Thursday, June 22, 2017
Snapchat reportedly paid over $250 million for an app that lets you track your friends
Snap recently snapped up mapping app maker Zenly in what was likely one of its largest acquisitions ever, TechCrunch reported Wednesday.
And it looks like Snapchat's parent company is already using Zenly's technology.
Snap Inc., bought Zenly for somewhere between $250 million to $350 million, according to TechCrunch. It's not clear when it completed the acquisition.
Snap declined to comment. Zenly did not respond to request for comment.
French-based Zenly created a location app that allows users to see where their friends are, but in a way that doesn't drain their phones' batteries. Popular in Europe, the Zenly app feeds on teenagers' fear of missing out. Users return to the app again and again to make sure they're not missing out on a hot party or event with their friends.
On Wednesday, Snapchat unveiled Snap Maps, a new feature that allows Snapchat users to see where their friends are on a map. A trailer for the feature showed two women browsing a map in Snapchat and tapping on a nearby location to see friends sharing videos from an ongoing concert. Users will also be able to browse photos and videos from specific locations around the world, including breaking news events.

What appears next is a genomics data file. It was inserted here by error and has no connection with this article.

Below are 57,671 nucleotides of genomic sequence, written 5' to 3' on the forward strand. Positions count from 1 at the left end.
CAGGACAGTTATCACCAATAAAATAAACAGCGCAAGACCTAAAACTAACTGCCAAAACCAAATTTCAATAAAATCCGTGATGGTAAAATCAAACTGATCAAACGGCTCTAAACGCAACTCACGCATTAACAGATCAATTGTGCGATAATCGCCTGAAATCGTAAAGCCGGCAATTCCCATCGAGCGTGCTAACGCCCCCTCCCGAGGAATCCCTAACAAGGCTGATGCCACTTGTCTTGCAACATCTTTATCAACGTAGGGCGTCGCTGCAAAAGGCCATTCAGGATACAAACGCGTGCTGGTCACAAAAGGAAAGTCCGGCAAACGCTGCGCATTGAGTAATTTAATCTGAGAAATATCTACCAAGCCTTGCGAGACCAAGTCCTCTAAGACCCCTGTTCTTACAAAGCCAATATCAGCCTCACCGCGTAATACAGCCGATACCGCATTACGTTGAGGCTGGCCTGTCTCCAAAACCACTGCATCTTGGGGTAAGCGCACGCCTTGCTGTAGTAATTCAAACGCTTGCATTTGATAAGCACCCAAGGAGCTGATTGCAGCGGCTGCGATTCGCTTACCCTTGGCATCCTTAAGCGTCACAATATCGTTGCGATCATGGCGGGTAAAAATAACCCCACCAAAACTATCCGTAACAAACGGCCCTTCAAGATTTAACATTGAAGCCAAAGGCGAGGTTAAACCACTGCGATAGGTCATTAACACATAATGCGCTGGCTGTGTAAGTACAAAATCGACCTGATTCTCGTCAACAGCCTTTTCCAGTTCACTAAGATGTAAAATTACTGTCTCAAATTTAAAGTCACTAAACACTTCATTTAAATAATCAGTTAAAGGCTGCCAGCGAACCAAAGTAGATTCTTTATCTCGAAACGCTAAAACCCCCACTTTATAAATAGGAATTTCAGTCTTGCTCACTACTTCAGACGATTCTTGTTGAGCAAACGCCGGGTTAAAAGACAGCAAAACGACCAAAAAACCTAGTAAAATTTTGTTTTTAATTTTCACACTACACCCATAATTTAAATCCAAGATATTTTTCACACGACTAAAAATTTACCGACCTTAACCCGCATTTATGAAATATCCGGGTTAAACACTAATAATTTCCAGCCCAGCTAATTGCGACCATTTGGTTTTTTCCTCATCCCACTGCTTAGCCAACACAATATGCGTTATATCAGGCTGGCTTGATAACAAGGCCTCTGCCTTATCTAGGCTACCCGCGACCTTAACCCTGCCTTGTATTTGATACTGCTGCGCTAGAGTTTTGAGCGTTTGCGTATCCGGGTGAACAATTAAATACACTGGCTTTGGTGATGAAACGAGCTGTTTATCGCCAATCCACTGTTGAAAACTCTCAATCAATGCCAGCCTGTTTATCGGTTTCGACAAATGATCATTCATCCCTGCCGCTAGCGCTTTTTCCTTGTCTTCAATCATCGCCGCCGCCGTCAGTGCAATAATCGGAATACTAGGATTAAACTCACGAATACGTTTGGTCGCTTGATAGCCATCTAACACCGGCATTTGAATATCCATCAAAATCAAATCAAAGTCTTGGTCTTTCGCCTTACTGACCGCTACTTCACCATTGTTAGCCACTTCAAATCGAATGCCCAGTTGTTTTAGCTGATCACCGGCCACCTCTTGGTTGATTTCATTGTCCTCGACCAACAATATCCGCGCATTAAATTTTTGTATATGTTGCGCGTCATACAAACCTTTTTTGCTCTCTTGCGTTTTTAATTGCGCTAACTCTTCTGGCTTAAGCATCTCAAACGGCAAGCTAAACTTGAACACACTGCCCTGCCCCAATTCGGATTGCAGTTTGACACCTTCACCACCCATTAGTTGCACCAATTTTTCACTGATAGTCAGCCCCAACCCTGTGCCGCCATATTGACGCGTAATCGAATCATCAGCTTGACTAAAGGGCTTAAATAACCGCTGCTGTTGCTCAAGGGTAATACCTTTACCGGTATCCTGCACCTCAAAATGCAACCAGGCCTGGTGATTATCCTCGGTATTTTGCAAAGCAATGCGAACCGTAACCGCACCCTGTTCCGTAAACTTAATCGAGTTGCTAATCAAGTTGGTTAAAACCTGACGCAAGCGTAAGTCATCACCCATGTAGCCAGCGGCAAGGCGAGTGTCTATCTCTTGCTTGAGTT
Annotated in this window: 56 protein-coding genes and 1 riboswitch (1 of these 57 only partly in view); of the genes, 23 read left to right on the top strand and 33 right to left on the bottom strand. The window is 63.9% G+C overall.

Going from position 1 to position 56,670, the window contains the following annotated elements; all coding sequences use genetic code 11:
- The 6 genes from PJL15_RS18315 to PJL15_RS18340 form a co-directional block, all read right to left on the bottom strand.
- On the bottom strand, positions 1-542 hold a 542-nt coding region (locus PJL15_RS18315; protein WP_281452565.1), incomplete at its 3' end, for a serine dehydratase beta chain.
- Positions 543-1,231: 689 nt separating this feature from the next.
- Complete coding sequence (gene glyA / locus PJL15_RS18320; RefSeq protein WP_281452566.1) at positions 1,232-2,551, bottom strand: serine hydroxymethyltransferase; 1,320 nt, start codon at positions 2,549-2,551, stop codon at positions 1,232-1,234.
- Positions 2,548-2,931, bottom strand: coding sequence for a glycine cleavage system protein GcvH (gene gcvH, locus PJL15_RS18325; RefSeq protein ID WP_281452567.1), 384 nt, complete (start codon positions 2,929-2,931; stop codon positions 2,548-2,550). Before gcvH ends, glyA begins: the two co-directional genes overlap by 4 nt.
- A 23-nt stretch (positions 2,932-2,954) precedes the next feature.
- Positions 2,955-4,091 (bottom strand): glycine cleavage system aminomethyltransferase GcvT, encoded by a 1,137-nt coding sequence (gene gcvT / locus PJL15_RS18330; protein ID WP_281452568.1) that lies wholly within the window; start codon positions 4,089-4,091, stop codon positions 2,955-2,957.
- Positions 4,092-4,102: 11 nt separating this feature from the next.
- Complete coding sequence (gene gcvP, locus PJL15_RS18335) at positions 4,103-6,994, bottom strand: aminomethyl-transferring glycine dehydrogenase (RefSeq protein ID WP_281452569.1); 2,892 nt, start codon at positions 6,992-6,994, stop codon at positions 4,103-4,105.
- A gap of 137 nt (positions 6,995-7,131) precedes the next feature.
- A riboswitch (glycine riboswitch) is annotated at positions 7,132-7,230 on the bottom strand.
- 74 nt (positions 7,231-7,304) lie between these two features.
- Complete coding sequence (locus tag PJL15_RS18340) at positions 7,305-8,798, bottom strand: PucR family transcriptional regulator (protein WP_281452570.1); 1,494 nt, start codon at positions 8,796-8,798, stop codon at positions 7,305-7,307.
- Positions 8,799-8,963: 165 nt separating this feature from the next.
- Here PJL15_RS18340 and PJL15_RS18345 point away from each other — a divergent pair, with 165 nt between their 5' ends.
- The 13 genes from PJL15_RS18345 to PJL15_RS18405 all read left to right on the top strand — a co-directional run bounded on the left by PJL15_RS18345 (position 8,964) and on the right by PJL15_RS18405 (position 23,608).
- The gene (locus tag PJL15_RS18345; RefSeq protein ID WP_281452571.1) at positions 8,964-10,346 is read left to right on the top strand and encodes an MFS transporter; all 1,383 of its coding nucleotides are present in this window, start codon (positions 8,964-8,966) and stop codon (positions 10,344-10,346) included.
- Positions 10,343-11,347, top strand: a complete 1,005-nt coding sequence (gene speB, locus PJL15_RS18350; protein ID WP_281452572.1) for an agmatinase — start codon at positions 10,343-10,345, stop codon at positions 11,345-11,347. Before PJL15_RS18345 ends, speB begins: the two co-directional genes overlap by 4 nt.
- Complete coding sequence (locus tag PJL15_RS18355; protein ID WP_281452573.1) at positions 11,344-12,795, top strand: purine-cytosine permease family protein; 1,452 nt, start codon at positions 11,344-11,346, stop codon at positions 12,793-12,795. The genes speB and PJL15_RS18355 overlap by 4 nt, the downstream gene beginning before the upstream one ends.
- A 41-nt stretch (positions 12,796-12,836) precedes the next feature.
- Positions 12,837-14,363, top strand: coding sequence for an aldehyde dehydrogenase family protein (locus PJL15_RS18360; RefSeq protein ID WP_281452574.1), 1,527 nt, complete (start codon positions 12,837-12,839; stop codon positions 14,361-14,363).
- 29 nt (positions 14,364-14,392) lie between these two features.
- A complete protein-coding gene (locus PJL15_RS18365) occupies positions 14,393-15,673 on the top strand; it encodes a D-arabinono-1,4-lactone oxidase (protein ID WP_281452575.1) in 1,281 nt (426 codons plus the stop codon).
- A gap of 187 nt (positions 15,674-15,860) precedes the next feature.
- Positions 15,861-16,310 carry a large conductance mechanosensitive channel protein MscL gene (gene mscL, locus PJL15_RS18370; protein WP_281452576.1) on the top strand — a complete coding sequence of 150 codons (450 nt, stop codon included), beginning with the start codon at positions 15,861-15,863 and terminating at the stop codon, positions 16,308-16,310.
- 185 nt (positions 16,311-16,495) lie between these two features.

After Snapchat launched the new feature, TechCrunch and others were quick to point out just how similar it looked to Zenly's app. It likely wasn't just a coincidence, given Snapchat's acquisition of the company.
The $250 million to $350 million that Snap paid for Zenly could make the acquisition the largest ever for the camera app maker. Snap's most recent acquisition — and its biggest reported one previously — was its rumored purchase of startup Placed, an advertising tracking company, that reportedly cost $200 million. However, Snap is is known for its secrecy when it comes to snapping up startups, so it could have made larger purchases that just haven't been reported yet.
Zenly had raised over $35 million from Silicon Valley's top investors. When Business Insider broke the news of its funding by one of Twitter's earliest investors last September, Zenly lacked a connection to a social network that could turn its amazing location-tracking feature into something more than just a creepy tool to for users to keep tabs on their friends. Snapchat's acquisition will give Zenly that opportunity, although Zenly will continue to operate its own app independently, according to TechCrunch.
One reason Zenly was likely a hot acquisition target compared to makers of other location-tracking apps is that its app is more power efficient. Instead of constantly monitoring users' locations — and running down their phones' batteries in the process — the app only determines them when their friends look them up on their phones.
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